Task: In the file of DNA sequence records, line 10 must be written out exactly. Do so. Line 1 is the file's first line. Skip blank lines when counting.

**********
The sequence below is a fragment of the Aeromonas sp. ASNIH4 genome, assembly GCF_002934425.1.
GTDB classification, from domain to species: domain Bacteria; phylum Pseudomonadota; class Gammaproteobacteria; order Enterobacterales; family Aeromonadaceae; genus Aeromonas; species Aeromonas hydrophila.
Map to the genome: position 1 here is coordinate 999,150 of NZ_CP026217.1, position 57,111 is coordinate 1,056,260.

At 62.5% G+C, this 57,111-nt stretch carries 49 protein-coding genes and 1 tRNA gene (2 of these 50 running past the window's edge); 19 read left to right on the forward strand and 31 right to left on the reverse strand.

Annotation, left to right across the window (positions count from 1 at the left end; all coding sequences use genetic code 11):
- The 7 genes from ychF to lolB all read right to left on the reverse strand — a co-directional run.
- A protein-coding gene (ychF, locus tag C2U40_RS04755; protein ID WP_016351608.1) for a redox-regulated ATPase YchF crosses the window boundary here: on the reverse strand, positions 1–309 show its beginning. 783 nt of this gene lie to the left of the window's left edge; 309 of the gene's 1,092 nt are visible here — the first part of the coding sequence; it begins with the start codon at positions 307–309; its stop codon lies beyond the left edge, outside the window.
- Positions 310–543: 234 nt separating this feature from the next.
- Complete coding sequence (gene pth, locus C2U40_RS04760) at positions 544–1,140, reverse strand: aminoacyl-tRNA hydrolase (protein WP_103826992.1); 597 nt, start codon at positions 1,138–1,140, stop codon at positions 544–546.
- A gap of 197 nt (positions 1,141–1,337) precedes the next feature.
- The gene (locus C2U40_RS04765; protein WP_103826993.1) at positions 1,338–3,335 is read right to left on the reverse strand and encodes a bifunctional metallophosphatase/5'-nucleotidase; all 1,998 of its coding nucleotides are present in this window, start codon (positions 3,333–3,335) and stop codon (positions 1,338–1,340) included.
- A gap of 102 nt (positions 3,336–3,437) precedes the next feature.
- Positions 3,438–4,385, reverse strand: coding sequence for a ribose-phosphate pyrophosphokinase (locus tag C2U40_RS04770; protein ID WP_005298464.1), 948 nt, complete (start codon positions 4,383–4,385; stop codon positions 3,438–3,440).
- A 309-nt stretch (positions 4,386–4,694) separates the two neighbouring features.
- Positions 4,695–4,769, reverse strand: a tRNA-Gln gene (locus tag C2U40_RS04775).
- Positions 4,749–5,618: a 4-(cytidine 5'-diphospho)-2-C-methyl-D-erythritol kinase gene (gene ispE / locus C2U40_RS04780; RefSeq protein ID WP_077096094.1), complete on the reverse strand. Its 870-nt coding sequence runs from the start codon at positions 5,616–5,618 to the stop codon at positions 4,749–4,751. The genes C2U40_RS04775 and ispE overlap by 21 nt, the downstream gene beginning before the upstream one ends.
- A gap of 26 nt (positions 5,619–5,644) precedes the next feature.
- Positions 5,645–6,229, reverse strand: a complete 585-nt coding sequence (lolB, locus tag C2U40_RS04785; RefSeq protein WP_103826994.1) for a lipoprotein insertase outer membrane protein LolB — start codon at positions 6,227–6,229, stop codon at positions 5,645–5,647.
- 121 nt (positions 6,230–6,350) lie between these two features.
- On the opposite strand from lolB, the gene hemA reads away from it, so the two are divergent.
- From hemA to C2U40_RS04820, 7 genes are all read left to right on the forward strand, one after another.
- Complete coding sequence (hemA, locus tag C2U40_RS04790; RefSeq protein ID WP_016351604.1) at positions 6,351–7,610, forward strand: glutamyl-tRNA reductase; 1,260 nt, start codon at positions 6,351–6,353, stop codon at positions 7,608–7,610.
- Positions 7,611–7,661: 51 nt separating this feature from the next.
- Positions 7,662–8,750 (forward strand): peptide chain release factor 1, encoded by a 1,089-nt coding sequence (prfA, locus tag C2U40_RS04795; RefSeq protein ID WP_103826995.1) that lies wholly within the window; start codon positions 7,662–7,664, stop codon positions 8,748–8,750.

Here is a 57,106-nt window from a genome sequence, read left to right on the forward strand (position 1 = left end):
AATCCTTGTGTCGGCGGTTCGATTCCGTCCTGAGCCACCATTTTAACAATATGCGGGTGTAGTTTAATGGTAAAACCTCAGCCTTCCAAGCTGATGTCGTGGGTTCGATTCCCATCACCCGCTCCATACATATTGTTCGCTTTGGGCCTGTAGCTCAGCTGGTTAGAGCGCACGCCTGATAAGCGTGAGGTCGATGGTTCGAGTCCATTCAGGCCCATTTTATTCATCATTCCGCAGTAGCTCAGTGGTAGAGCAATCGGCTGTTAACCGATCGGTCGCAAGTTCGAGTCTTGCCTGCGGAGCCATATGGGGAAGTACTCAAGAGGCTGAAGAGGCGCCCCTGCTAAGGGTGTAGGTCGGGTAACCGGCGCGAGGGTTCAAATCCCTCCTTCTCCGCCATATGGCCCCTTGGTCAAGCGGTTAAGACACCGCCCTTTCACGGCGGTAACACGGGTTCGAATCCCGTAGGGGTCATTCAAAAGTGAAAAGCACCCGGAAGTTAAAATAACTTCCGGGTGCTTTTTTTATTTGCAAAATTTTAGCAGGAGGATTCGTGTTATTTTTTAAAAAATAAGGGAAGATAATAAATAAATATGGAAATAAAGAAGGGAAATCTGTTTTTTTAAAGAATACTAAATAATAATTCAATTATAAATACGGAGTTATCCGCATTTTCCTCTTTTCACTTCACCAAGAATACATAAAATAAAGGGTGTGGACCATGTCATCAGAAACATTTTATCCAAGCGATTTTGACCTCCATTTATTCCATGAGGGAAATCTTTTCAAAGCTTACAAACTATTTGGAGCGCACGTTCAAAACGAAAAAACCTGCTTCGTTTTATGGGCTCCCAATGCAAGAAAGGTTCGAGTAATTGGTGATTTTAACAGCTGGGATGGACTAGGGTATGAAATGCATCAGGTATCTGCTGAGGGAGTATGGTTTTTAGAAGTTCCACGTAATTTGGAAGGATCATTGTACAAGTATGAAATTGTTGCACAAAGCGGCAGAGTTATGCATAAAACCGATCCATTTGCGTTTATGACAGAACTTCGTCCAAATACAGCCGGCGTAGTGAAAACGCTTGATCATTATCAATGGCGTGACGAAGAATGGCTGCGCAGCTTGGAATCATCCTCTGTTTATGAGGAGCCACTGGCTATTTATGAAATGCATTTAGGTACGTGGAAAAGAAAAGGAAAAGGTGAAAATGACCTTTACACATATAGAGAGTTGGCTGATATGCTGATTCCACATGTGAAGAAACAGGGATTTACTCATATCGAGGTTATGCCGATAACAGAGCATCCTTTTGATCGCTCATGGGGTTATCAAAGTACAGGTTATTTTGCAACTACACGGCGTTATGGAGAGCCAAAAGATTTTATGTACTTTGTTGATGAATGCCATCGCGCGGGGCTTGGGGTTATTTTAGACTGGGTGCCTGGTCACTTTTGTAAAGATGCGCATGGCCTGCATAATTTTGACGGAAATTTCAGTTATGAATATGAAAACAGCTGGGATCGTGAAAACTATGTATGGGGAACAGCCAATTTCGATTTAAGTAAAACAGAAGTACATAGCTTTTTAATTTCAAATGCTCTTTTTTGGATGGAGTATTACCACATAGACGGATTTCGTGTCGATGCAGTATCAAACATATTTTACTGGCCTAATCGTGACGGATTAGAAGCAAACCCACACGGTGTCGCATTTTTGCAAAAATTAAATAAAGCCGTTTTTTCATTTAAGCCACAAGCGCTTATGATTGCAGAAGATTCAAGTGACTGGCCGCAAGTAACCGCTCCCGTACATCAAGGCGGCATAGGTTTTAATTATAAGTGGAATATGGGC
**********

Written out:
- A gap of 197 nt (positions 1,141–1,337) precedes the next feature.